Cathay Pacific has confirmed the Hong Kong government will lead a recapitalisation plan worth US$5 billion to help stabilise the airline
The airline was hit not only by COVID-19, but the political protests in Hong Kong before the pandemic.
Governments around the world have been bailing out airlines, including in Aotearoa where a special $900 million lifeline was handed to Air New Zealand.
The deal gives the Hong Kong government a 6 percent stake and allows it two observers on the company's board.
Major shareholder Swire Pacific's stake in Cathay will fall from 45 percent to 42 in the deal, while Air China's drops from 30 percent to 28.
The Hong Kong government does not intend to hold its stake in Cathay Pacific long-term, but acted when faced with the collapse of its biggest airline.
Political unrest in Hong Kong followed by the pandemic has meant Cathay Pacific has essentially been grounded, losing over US$350 million a month in passenger revenue.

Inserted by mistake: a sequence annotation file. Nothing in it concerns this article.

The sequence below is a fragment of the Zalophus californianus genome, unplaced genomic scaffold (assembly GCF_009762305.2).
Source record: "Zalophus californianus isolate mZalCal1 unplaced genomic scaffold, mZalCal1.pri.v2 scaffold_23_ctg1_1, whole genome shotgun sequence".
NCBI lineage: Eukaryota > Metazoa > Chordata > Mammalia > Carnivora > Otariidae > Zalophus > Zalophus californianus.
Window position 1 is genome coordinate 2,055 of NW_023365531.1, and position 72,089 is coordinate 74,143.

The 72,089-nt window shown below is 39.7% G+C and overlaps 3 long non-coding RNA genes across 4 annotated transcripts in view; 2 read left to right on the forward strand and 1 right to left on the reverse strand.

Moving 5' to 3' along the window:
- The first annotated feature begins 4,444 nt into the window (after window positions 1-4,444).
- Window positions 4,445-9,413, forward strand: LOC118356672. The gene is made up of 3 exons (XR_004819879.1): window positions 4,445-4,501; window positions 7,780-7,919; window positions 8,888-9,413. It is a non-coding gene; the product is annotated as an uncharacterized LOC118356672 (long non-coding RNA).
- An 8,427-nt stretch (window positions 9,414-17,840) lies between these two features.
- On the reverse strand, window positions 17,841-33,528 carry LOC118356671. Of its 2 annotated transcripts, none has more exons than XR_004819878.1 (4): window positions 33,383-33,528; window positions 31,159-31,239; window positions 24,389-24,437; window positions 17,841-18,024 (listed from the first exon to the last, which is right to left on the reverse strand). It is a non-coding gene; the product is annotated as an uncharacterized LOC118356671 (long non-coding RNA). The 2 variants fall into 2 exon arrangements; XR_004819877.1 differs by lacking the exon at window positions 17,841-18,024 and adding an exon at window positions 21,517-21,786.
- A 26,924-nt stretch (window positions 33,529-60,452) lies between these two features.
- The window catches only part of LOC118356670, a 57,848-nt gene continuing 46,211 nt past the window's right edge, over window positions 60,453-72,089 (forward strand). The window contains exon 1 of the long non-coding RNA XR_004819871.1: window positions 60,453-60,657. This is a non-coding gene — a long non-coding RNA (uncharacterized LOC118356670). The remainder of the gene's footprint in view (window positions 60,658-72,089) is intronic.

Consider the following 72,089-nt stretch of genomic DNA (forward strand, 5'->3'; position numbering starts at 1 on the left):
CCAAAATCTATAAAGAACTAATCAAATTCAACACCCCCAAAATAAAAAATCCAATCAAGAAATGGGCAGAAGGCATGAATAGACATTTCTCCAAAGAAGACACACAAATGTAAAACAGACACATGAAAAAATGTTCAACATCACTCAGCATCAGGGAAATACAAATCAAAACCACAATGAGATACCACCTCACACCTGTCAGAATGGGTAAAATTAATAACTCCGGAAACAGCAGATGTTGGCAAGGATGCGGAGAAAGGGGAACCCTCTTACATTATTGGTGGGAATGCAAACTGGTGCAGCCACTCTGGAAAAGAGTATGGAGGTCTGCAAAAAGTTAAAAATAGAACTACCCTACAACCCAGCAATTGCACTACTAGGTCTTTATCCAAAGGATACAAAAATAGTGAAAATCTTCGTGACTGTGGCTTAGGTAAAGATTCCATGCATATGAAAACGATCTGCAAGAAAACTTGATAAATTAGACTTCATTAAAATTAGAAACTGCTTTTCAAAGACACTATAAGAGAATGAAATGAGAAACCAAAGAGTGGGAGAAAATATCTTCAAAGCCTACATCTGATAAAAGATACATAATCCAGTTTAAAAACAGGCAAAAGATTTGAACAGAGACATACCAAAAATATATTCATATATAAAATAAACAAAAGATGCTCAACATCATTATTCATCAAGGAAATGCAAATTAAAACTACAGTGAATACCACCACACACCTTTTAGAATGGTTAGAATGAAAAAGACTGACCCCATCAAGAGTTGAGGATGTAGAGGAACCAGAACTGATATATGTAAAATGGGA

Being based in Hong Kong, Cathay has no domestic market to rely on, leaving it very exposed to international travel disruption.
Cathay has furloughed some of its pilots based overseas and staff in the US and Canada since the start of the coronavirus pandemic.
Another offer of voluntary leave is about to be offered to staff, as well as larger cuts to the salaries of its executives.
Cathay Pacific chairman Patrick Healy said the government cash injection doesn't mean the airline can afford to relax - with public money involved, there's more at stake.
“It means that we must redouble our efforts to transform our business in order to become more competitive,” Healy said in a statement.